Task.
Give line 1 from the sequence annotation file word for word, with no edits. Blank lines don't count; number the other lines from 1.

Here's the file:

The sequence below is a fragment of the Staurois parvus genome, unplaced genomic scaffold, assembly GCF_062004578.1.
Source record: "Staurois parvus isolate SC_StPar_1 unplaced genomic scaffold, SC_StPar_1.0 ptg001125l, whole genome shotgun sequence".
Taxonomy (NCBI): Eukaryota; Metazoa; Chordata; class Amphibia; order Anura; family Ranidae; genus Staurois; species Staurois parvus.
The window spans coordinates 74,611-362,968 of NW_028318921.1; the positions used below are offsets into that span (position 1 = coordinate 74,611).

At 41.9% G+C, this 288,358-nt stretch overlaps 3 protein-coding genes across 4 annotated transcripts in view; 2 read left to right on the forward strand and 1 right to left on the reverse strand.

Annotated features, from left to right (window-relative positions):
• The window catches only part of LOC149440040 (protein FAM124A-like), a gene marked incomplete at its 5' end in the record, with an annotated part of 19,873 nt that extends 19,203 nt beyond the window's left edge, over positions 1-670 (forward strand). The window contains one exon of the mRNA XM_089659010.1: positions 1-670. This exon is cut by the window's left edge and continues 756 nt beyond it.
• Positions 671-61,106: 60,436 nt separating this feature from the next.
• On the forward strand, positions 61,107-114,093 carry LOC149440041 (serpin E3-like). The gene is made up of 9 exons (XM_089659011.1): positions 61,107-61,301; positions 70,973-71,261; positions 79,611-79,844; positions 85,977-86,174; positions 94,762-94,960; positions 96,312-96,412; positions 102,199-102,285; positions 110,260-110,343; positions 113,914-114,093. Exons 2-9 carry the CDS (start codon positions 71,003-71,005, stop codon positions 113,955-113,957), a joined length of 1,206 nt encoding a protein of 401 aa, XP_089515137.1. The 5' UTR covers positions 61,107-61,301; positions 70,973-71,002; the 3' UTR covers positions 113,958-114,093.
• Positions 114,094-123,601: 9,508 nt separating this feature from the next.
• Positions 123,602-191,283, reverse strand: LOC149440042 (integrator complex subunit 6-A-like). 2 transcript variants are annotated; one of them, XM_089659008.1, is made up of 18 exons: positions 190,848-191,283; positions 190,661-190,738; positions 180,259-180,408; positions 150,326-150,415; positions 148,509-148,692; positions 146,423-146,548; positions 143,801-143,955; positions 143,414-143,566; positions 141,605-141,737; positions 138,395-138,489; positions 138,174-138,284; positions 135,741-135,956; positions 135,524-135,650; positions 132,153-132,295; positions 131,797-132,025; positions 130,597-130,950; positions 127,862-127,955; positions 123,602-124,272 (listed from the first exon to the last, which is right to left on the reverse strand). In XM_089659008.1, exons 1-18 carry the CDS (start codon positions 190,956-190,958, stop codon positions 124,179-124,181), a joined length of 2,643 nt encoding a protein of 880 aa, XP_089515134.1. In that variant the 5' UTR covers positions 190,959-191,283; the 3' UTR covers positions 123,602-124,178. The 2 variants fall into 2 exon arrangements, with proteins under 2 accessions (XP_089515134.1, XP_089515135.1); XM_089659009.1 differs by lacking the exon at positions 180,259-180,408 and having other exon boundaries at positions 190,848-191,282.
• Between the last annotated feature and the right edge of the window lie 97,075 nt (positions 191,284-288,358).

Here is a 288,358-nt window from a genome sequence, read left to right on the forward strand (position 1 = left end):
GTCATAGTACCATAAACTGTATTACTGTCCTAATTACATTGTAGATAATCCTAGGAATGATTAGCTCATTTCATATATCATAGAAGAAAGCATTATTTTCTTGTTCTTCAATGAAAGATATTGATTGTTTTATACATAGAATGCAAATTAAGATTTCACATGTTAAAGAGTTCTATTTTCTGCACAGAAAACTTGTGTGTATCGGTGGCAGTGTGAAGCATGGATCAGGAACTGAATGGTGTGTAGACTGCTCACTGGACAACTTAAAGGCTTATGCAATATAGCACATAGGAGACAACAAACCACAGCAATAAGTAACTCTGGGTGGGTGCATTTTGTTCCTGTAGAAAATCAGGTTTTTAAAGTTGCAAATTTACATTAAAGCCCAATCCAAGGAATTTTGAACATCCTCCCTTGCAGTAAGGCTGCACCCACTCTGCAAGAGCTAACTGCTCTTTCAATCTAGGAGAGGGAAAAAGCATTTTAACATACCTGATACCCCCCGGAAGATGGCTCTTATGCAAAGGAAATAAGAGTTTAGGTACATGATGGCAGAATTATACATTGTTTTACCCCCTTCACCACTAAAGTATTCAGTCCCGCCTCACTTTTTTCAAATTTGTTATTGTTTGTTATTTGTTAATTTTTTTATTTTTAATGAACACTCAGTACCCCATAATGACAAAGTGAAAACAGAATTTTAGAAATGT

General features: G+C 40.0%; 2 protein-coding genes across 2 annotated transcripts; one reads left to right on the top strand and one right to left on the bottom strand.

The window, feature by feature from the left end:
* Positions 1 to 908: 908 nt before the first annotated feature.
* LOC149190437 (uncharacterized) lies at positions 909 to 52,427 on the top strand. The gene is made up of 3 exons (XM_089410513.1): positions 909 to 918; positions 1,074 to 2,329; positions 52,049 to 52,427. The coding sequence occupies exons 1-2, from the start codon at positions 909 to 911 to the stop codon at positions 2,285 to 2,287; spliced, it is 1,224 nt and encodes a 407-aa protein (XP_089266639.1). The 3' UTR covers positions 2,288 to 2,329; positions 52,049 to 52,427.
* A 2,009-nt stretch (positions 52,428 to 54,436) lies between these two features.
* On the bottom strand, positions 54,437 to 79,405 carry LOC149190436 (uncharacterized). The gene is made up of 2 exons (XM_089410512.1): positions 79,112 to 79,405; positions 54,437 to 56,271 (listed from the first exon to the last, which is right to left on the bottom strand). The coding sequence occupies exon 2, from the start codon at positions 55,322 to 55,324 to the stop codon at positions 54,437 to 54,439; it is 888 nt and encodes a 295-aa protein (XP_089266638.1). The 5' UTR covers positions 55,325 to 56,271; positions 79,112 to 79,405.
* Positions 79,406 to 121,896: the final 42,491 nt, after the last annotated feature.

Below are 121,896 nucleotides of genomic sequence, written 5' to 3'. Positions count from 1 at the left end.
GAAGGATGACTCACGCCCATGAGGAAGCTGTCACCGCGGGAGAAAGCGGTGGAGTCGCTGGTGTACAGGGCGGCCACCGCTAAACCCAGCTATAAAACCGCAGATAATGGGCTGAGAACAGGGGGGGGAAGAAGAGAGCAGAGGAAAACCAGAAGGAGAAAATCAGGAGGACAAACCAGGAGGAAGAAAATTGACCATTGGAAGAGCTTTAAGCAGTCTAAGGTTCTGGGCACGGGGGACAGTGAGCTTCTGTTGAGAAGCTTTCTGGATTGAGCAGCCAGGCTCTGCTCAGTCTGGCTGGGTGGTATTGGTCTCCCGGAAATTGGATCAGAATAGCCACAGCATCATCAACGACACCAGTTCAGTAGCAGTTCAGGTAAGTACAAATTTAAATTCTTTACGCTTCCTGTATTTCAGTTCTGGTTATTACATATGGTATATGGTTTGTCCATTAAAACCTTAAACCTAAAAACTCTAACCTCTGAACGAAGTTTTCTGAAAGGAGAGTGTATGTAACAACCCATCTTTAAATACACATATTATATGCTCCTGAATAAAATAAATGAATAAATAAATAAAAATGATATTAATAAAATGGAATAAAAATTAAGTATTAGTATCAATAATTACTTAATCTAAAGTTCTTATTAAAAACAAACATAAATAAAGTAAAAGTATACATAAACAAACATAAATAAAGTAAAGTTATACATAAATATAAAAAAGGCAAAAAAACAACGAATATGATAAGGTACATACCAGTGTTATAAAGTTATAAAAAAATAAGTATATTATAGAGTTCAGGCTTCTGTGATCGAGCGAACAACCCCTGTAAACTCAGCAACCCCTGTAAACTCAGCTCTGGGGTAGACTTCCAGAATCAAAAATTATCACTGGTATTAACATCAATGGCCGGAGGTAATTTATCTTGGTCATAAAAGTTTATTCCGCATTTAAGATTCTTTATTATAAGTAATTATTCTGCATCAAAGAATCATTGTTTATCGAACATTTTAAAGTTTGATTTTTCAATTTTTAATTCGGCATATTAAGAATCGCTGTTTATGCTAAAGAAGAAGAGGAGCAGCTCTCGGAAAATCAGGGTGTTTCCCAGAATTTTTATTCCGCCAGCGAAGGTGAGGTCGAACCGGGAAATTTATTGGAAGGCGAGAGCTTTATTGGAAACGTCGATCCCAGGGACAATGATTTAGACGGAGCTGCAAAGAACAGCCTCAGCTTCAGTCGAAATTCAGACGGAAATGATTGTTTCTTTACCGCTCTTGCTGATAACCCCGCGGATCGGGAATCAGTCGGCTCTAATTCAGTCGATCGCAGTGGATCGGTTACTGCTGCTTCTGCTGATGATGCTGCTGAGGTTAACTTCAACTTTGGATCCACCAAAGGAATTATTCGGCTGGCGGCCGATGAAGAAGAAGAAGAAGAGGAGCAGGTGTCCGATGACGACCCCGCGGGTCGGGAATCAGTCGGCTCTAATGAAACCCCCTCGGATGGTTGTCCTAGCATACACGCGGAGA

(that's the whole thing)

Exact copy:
The sequence below is a fragment of the Staurois parvus genome, unplaced genomic scaffold, assembly GCF_062004578.1.